THIRUVANANTHAPURAM: One day, in 1963, Joseph M Cheruvelil entered a restaurant in Mississippi, along with a white man, David Smith (name changed). They waited for several minutes, but were not served. Finally, David went to the cash counter and said, “Are you blind? Can’t you see us? We need food.”
The man did not say anything. However, a few minutes later, his boss came out and said, looking at Joseph, “We cannot serve this ‘boy’.” (In the Mississippi of those times, anyone who was coloured was called a boy, whether he was 10 or 50 years old).
David said, “Why not?”
The owner said, “This is Mississippi. Get the hell out.”
David went out and got a hunting gun from his car. Then he walked back in and said, “Give us food or else.....”
It was then that Joseph began to feel nervous. “I realised that if he did something drastic, the police would come,” he says, while on a brief visit to Kochi. “We would have been labelled as ‘Communists’ or ‘trouble makers’. So I ran out.”
David followed, cursed Joseph, and said, “Are you a coward? You don’t want to change society?”
Joseph said, “I could have got killed just trying to have some food. I was a young person, and had a life ahead of me. I had to think about my siblings and parents back home in Kerala. I have no regrets about the decision I made.”
This anecdote has been recounted in Joseph’s beautifully-written but large (764 pages) autobiography, ‘A Passage to America - notes of an adopted son’.
The book deals with Joseph’s childhood at Kannadi village in Kuttanad, his graduate years at University College in Thiruvananthapuram, his stints of teaching at Christ College, Irinjalakuda, and St. Xavier’s College in Tirunelveli. In 1960, he secured a scholarship, went to the United States, and studied for five years in two universities: Loyola University in Chicago, and the University of Mississippi. Thereafter, he became a teacher of English at St. John’s University, New York, for 39 years.
The idea to write the book was a seed within him for many years. “Whenever I read a good book, I would say to myself, ‘Gee, I should try to write something like this’,” he says. “But my teaching took all of my energy and attention. So when I retired, in 2005, I thought I should write something.”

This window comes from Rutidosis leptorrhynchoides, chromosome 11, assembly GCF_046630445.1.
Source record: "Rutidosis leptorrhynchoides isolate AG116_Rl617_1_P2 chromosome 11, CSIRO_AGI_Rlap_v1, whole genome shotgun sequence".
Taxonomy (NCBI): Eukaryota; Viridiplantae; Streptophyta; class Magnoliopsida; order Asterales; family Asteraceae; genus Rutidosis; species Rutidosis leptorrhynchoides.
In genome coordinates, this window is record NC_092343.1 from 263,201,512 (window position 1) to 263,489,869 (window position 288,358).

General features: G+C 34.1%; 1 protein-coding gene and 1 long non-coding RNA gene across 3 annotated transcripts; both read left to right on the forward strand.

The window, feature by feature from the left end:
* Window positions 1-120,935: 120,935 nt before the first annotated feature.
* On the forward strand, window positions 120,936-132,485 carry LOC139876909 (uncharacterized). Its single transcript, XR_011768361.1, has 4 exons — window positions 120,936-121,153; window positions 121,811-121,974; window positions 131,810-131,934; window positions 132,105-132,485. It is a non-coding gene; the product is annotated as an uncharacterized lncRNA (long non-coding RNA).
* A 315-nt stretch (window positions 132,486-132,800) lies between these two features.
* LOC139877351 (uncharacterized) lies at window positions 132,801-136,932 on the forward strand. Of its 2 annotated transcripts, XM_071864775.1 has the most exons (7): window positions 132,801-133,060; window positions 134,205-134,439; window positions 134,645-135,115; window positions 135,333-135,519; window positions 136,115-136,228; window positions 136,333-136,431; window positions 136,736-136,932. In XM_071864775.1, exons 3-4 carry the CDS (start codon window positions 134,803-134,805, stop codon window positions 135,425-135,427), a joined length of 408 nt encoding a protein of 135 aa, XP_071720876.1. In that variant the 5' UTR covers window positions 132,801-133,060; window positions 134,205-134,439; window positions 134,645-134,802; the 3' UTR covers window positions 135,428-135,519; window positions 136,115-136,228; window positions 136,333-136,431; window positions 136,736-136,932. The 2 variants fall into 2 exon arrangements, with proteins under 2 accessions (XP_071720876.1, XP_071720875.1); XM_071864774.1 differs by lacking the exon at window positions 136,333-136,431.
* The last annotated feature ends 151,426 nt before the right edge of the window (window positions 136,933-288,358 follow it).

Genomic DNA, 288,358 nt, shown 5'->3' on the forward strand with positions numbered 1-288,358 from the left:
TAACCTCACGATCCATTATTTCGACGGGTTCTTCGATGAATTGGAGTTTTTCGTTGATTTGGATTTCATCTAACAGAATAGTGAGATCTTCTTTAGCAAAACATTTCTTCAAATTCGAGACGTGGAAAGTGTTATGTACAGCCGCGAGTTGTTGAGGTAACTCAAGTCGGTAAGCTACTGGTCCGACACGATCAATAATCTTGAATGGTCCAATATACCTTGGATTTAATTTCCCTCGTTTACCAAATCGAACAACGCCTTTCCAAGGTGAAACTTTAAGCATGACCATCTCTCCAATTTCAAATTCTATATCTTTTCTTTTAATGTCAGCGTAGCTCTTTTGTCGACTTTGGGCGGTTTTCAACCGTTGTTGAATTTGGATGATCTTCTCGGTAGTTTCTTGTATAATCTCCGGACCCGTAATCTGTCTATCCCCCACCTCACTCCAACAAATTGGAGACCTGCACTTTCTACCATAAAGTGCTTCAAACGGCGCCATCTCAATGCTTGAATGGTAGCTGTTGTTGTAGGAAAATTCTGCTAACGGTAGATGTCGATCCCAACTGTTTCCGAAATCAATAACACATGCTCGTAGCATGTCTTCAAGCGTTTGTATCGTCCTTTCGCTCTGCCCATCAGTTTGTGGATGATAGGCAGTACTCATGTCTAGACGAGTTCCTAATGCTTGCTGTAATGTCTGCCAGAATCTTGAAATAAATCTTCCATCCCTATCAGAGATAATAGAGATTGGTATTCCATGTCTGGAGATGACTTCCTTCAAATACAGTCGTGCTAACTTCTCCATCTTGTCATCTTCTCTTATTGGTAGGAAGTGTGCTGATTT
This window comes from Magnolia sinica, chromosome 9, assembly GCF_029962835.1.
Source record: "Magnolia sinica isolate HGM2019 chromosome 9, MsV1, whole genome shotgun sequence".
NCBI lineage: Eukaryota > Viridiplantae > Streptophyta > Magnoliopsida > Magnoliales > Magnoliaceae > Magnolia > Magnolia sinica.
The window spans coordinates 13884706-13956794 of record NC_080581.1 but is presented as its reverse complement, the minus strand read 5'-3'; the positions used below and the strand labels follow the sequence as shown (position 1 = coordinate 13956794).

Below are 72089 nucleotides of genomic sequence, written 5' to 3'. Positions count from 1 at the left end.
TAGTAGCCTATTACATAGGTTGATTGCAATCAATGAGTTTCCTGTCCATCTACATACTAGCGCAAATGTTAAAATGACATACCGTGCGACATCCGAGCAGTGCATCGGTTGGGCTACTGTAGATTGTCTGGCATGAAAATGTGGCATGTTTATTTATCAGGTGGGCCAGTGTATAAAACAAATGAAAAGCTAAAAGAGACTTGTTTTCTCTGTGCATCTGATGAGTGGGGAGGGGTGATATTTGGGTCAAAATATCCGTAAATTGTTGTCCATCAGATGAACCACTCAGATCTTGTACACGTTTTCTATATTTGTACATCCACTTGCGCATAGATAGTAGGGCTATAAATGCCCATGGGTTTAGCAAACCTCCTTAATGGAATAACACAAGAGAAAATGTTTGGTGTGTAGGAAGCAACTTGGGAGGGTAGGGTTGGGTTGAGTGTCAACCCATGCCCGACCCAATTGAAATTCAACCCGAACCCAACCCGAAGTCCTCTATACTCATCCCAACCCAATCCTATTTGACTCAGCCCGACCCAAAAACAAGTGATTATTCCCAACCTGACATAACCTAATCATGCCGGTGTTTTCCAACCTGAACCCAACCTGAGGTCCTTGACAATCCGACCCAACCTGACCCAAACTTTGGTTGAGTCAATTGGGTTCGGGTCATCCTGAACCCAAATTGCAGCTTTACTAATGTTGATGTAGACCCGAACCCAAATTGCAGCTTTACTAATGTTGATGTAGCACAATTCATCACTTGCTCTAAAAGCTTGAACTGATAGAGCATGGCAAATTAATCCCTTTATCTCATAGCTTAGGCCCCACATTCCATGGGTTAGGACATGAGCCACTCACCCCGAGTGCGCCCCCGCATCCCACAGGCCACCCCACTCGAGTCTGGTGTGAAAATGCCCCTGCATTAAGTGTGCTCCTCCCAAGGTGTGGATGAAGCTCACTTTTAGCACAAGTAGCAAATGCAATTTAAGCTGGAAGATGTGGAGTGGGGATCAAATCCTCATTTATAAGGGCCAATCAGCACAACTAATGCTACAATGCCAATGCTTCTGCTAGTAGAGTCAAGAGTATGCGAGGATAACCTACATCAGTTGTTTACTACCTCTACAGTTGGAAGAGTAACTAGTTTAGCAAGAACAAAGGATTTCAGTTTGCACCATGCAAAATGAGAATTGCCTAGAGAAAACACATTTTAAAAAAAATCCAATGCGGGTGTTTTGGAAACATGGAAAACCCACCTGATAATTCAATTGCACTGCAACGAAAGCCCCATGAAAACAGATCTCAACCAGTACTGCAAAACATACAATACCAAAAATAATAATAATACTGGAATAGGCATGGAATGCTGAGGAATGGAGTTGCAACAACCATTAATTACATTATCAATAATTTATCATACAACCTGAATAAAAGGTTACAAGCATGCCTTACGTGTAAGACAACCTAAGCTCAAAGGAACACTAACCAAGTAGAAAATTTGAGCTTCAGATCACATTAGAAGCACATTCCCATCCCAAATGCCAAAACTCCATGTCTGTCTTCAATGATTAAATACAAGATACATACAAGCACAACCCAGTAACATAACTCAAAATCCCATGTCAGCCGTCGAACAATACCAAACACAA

Joseph took three-and-a-half years to write the book. And he has covered an array of subjects: education, family, children, living within one’s needs, personal finances, politics, leadership, and government spending. “I also wrote about people who feel lost during cultural and economic revolutions, as well as the underdogs, the helpless, and handicapped,” he says.
Joseph has aimed the book for a specific audience. “In America, this is for the second-generation immigrants, who do not have a clear picture of India,” he says. “In India, I wanted to give the college-going generation an idea of life in the United States, its history, culture, society, and technology.”
When asked whether the Twitter generation will have the patience to read such a big book, Joseph says, “I don’t expect anybody to read the entire book. They can read parts of it. But I was keen to document the changes which have taken place in the past 100 years.”
However, there have not been many changes in the education system in India. “In fact, the system is rigid,” says Joseph. “If you studied four years and missed the final examination you will have to wait for a while for your next chance. In the American system, for a BA degree, you have to complete 36 courses. You can finish it in 36 years or 4 years. Usually, it is 9 courses each year. But some students take courses in summer only, so they finish it in three years.”
Interestingly, 25 per cent of American students work full-time during the day. So, they go to evening school, from 6 to 9 pm. Because of this, some may take between five to seven years to complete a degree. Now, many older people are going to college, especially when they are closer to retirement. Others go back to college to advance their careers. “If a policeman in New York gets a BA degree, he is entitled to a promotion,” says Joseph. “So he will take evening courses. This flexibility is a good incentive for a lot of people to get an education. In India, education is boxed in.”
Joseph is also disconcerted by the concept of donations in Kerala schools and colleges. “There is no school or college in the United States which admits a student based on donations,” he says. “On the other hand, financial aid is given to the economically weak students. Sometimes, they will ask you to take a loan, at the lowest interest, from the government.”
Finally, when asked to self-describe himself, Joseph says, “I left as a loyal citizen of India. Then I became a citizen of the US. And recently I became an overseas citizen of India. I am eclectic in taste, a Catholic by religion, and a Hindu by culture.”